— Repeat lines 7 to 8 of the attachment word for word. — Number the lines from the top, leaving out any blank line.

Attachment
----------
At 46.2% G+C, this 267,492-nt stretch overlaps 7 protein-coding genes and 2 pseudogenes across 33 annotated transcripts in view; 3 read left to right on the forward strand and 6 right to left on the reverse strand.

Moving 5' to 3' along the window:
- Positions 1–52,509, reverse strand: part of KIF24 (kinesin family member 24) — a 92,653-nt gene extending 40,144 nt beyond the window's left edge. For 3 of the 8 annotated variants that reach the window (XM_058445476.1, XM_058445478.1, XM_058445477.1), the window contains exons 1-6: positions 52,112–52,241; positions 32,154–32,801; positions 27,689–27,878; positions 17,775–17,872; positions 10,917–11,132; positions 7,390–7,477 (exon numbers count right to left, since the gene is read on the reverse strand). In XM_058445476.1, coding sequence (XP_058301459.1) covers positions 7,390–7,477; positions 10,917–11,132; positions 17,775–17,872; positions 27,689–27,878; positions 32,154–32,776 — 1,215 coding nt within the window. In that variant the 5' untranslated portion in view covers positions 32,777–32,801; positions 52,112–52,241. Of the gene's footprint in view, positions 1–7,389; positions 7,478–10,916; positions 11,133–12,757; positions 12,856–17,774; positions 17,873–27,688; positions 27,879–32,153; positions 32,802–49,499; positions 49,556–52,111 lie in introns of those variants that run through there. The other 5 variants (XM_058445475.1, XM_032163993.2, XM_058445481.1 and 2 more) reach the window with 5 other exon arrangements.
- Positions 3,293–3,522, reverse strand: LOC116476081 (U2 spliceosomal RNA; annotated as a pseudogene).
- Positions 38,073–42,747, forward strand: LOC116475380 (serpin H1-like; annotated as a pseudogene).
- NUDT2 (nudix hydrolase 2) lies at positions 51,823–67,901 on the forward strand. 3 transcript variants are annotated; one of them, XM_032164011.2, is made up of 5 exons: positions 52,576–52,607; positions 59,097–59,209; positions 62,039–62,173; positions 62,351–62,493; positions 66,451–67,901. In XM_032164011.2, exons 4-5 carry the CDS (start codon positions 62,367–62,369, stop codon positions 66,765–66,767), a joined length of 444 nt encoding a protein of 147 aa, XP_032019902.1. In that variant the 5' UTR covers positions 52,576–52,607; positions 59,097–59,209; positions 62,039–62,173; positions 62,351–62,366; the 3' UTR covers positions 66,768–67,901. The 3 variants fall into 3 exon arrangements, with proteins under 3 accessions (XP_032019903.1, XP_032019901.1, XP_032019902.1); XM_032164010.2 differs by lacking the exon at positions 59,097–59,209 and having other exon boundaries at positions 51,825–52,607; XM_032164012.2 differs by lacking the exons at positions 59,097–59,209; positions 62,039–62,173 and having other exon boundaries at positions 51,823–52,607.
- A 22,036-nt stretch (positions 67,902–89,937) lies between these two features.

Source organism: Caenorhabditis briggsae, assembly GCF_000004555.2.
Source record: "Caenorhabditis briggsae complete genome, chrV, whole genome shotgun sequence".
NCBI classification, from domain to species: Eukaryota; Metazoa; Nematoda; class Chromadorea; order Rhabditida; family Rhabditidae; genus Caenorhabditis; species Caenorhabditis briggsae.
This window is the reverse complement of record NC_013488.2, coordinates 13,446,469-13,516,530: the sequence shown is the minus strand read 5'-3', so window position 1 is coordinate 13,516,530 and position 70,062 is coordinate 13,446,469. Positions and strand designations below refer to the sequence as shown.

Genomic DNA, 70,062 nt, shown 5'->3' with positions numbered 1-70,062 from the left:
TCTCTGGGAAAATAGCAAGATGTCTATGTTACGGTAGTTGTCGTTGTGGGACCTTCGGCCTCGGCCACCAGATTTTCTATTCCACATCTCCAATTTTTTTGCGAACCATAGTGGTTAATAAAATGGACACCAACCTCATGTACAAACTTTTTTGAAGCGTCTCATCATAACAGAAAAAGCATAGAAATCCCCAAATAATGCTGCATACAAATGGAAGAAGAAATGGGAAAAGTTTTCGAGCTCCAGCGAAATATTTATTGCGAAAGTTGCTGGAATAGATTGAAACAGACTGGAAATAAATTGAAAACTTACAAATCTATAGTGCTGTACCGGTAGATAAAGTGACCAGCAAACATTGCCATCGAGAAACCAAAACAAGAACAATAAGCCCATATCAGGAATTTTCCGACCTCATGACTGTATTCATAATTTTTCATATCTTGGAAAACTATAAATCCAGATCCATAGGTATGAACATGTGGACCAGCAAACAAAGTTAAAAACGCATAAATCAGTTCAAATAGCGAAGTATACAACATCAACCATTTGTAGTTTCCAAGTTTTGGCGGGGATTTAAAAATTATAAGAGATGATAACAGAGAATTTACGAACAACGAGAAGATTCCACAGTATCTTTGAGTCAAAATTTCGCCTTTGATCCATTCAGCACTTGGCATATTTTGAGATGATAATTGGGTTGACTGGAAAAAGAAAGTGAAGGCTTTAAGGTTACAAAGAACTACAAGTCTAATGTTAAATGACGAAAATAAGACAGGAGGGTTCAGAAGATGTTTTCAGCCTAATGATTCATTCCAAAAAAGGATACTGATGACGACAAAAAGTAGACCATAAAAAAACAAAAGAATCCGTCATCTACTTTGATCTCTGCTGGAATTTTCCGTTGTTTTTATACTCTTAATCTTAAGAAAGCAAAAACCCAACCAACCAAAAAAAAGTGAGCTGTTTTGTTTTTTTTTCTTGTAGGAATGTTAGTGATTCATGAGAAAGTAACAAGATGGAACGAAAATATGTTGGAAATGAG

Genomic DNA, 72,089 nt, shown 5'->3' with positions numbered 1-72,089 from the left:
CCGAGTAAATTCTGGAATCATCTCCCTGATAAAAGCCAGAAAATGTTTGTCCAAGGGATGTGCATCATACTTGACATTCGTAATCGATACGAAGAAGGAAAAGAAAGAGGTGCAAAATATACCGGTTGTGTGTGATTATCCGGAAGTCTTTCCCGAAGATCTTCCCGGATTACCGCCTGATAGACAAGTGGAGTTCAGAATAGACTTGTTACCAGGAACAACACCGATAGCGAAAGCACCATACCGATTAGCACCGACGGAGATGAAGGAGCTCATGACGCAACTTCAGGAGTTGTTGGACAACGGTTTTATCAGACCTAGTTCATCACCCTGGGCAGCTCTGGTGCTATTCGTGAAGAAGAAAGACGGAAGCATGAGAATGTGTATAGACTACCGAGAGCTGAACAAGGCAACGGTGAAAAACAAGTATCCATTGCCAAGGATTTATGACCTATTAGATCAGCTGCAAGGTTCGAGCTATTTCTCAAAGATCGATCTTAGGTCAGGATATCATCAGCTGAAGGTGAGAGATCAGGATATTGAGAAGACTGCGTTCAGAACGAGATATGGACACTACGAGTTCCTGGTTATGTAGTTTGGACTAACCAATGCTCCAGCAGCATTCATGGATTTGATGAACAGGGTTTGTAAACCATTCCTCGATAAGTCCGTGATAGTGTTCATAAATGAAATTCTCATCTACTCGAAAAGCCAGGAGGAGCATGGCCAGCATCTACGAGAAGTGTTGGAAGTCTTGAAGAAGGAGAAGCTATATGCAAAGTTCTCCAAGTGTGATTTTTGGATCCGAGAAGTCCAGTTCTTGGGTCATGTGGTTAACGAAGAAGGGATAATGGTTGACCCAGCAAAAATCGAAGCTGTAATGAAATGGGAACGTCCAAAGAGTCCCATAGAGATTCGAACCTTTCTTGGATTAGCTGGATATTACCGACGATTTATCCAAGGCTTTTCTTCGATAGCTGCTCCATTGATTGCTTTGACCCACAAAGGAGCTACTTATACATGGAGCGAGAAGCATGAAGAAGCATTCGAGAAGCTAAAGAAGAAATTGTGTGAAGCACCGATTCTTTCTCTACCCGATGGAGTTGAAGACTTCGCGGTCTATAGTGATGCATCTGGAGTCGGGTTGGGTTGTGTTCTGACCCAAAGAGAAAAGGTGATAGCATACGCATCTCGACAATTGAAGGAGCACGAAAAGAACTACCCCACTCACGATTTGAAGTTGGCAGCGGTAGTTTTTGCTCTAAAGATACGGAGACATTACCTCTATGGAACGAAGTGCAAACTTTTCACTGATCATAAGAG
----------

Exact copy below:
- A 22,036-nt stretch (positions 67,902–89,937) lies between these two features.

Source organism: Caenorhabditis briggsae, assembly GCF_000004555.2.